GAO: FBI misued money pegged for fraud
WASHINGTON -- Money intended for investigating health care fraud may have been misdirected by the FBI to other efforts, according to a report released in May by the General Accountability Office. The report said that the FBI was not capable of tracking the overall costs of its health care fraud investigations, and therefore could not determine where the funds were spent. The FBI apparently shifted money from the Health Care Fraud and Abuse Control Program to fund counterterrorism activities after Sept. 11, 2001. However, the poor accounting practices make it impossible to determine how much money was actually transferred from the health care fraud accounts.
The Health Insurance Portability and Accountability Act (HIPAA) established the separate program for investigating health care fraud in 1996.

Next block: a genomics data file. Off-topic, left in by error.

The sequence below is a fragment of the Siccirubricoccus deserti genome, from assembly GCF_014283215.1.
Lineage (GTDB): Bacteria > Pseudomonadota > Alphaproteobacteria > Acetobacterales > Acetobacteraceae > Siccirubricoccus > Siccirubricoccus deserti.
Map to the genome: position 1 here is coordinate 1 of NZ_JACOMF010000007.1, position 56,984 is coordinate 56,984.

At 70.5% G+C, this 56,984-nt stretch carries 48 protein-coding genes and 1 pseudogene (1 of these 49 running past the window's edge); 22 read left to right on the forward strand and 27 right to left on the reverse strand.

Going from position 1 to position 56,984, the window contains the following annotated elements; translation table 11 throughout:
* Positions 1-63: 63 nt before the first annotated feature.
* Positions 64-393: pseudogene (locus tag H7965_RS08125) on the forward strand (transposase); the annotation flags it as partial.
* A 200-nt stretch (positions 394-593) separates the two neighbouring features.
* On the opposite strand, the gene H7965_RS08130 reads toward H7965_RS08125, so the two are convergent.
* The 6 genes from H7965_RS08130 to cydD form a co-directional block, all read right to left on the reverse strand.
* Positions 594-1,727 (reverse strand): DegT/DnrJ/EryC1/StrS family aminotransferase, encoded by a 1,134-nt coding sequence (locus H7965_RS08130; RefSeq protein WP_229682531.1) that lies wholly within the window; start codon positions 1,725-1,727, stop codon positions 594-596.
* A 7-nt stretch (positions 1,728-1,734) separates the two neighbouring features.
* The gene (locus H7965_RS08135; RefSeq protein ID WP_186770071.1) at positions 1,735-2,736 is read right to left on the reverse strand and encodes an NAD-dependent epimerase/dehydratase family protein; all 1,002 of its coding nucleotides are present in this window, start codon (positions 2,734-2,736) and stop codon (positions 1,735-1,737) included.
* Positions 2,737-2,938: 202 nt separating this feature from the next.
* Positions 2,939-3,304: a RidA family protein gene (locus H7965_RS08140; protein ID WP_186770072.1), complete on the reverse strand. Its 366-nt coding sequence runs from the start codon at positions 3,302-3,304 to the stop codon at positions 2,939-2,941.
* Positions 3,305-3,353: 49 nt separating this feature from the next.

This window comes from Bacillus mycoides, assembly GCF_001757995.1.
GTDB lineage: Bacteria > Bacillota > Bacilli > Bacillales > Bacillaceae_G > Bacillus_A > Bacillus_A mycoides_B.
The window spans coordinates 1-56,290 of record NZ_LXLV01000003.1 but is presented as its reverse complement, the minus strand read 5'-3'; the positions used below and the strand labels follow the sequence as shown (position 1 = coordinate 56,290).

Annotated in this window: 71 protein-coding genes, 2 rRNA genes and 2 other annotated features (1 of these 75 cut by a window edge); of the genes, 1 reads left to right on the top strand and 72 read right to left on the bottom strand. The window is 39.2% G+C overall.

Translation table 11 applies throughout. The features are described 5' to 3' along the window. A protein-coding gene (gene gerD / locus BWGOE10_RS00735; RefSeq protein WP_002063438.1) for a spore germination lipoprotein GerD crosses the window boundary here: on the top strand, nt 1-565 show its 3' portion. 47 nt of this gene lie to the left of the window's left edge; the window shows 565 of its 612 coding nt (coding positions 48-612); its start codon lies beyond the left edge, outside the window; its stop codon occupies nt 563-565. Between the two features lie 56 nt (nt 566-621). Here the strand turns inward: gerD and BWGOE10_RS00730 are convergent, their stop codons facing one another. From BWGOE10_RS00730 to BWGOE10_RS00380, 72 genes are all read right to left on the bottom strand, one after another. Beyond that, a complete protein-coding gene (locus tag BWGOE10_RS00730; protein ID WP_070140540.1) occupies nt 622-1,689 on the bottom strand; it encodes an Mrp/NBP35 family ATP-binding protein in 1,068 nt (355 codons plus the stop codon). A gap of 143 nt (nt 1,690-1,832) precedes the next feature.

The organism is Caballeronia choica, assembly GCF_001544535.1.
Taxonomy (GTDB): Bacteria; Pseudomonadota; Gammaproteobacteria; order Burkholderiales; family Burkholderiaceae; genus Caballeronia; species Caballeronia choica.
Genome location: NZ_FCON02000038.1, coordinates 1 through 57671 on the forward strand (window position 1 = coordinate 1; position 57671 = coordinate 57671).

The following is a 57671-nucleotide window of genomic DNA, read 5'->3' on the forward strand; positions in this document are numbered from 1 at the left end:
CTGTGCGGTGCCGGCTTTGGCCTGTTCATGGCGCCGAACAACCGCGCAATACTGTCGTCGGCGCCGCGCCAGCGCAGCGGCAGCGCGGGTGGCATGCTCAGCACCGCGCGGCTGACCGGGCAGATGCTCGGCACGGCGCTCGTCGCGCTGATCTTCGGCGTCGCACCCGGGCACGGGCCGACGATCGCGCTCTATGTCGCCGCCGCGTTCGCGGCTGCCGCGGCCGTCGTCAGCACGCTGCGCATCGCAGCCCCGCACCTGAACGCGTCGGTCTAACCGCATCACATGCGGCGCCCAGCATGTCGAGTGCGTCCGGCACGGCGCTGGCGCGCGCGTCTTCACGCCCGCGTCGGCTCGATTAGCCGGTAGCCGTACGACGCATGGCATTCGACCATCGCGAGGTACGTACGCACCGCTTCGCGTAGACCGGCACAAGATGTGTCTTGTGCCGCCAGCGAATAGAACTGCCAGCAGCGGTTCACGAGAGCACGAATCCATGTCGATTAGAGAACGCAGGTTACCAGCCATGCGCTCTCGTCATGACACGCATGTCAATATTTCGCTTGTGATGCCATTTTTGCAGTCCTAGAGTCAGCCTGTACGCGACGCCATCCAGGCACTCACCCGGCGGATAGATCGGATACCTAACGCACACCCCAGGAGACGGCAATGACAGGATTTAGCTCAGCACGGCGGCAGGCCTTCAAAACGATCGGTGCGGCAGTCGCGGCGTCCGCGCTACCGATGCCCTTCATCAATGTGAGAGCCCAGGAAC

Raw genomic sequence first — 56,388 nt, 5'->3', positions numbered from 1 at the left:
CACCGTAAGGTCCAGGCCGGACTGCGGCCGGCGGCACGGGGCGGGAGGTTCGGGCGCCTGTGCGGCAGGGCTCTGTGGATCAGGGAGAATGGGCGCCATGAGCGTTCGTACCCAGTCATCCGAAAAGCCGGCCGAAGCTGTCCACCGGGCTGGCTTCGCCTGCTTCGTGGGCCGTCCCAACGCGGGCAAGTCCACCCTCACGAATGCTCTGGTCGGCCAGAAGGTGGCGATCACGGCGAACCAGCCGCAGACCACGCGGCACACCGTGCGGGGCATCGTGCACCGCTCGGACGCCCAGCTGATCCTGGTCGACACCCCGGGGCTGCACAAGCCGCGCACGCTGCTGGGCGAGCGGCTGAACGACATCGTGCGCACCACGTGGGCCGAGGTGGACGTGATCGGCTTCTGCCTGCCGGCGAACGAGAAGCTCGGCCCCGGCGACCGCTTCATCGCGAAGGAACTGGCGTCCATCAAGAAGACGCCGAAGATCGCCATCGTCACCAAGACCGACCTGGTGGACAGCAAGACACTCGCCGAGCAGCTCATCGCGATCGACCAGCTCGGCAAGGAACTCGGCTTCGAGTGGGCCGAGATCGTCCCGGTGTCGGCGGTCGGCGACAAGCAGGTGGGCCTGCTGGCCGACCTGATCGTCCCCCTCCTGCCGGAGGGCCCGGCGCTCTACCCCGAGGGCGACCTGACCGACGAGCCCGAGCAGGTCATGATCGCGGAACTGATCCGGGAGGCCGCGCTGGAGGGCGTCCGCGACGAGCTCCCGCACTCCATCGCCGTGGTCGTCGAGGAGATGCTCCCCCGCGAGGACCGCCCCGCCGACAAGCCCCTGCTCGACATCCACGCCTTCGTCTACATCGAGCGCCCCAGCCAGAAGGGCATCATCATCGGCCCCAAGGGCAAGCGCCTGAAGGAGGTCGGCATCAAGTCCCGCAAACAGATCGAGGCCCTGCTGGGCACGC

"The FBI did not have a system in place to capture its overall health care fraud investigation costs, and therefore, was not in a position to determine whether or not all transferred HIPAA funds were properly expended," the report stated.
The GAO's study was requested by Sen. Charles Grassley, R-Iowa, chairman of the Senate Finance Committee based on concerns that the FBI was shifting resources earmarked for healthcare to counterterrorism activities.
The GAO recommended that the bureau establish formal policies and procedures specifying how costs are to be reported.